So you can imagine my delight when the opportunity presented itself to go back to the very same airfield – this time for a trial flight in a glider. A friend who is part of the Oxford Gliding Club (who are, incidentally, keen to get more members, so if you live in the vicinity and fancy giving it a try do pop down there and find out more – they’re a very friendly and hospitable bunch and they cook a mean post-flight BBQ) invited a few of us down last night and I jumped at the chance to have a go.

Before we arrived I hadn’t given much thought to whether my fear of heights was still alive and well all these years later, which I think was probably a good thing. By the time I was kitted out with parachute and having my safety briefing it was too late to back out, and within minutes we were being towed up into the sky on our breathtaking ascent. The first few seconds after the tow line is unclipped are just incredible; everything is silent and you feel a sense of weightlessness that’s hard to describe. Then you gently twist and turn through the air as you make your descent back to the ground – it’s probably the closest feeling to being a bird you could have, and it’s really, really special. I can’t deny the descent made me feel a touch on the fragile side, but it was worth every second of discomfort to have experienced that initial high.

It might not have been another sky dive, but I still feel in those few minutes in the sky I made peace with the air space that robbed me of what should have been an enjoyable experience all those years ago. And you know what? I might even be tempted to go back and do it again.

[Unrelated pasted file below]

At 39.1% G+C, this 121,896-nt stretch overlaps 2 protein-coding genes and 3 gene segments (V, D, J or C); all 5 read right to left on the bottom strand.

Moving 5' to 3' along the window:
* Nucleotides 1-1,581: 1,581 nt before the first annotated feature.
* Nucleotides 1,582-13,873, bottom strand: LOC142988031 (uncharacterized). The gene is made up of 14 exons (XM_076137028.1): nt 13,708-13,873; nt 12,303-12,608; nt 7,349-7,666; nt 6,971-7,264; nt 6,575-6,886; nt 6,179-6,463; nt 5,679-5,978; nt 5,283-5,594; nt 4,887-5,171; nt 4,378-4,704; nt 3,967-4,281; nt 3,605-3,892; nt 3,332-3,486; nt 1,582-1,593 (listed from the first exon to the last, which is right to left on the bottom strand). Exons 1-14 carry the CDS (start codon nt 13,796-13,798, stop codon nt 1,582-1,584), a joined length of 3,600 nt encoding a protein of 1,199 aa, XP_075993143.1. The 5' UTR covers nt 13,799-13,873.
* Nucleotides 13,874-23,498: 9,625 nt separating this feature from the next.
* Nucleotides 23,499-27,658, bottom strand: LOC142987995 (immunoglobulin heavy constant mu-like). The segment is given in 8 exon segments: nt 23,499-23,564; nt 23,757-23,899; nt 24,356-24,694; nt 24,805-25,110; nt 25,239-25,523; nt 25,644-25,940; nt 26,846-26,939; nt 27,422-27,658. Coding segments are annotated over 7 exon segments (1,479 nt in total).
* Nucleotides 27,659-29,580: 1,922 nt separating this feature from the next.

You had me at first click – Part Four

Trauma can do funny things to a person. Some say when people have suffered unimaginable horror it’s like a fire – their life force, perhaps – goes out inside them. But Jen’s flame, far from being extinguished, took hold of her and turned into a blazing inferno. Almost overnight her personality changed so severely that she became almost unrecognisable to those who knew her; everyone except John.

He alone understood the enormity of what had happened to her on that autumnal day. He alone had seen the fear and confusion in her eyes as she turned her face upwards from the mud to look at him. There were other emotions in that look besides fear and confusion, the memory of which John pushed to the back of his mind, though sometimes they would rear their ugly head and catch him off guard. He’d seen abject terror. He’d seen shame. And, worst of all, he’d seen the loss of hope.

As he’d pulled her up from the mud she’d been insistent that no one must know what had occurred. She’d asked him to look away while she restored her modesty, had wiped her eyes with the back of her hand – leaving muddy streaks across her cheeks that he didn’t have the heart to point out to her – and that was that. As they parted ways outside her house she had embraced him tenderly but firmly, looked him square in the eyes and told him they would never speak of this again.

Some weeks later he found out she’d moved away, to where he didn’t know although her parents said something about a scholarship. He knew deep down she’d run away, and was devastated that she hadn’t confided in him, devastated that he hadn’t tried to help her. But, more than anything else, he was devastated that she hadn’t taken him with her.

Image

Slightly tenuous, I know, but I’ve chosen this photo because it represents someone becoming a shadow of their former selves, which is essentially what’s happened to one of the protagonists in my story. It was actually taken on Mamutik island in Borneo in what were, conversely, very happy times for me.